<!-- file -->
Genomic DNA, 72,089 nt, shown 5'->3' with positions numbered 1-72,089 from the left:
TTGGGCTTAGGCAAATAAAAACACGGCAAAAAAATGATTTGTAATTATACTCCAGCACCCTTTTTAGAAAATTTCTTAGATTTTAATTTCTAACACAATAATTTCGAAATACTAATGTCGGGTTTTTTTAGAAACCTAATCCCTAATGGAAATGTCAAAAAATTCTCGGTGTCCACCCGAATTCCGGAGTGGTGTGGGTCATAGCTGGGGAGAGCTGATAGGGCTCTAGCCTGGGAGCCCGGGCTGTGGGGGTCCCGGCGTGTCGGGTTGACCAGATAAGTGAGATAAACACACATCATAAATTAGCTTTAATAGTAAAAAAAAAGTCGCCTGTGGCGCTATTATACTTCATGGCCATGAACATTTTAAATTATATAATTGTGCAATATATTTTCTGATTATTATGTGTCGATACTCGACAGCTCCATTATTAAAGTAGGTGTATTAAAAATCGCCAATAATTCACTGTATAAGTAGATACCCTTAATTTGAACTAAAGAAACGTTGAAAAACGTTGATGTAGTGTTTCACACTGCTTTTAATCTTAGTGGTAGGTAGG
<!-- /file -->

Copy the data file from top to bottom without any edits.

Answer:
Genomic DNA, 72,089 nt, shown 5'->3' with positions numbered 1-72,089 from the left:
TTGGGCTTAGGCAAATAAAAACACGGCAAAAAAATGATTTGTAATTATACTCCAGCACCCTTTTTAGAAAATTTCTTAGATTTTAATTTCTAACACAATAATTTCGAAATACTAATGTCGGGTTTTTTTAGAAACCTAATCCCTAATGGAAATGTCAAAAAATTCTCGGTGTCCACCCGAATTCCGGAGTGGTGTGGGTCATAGCTGGGGAGAGCTGATAGGGCTCTAGCCTGGGAGCCCGGGCTGTGGGGGTCCCGGCGTGTCGGGTTGACCAGATAAGTGAGATAAACACACATCATAAATTAGCTTTAATAGTAAAAAAAAAGTCGCCTGTGGCGCTATTATACTTCATGGCCATGAACATTTTAAATTATATAATTGTGCAATATATTTTCTGATTATTATGTGTCGATACTCGACAGCTCCATTATTAAAGTAGGTGTATTAAAAATCGCCAATAATTCACTGTATAAGTAGATACCCTTAATTTGAACTAAAGAAACGTTGAAAAACGTTGATGTAGTGTTTCACACTGCTTTTAATCTTAGTGGTAGGTAGG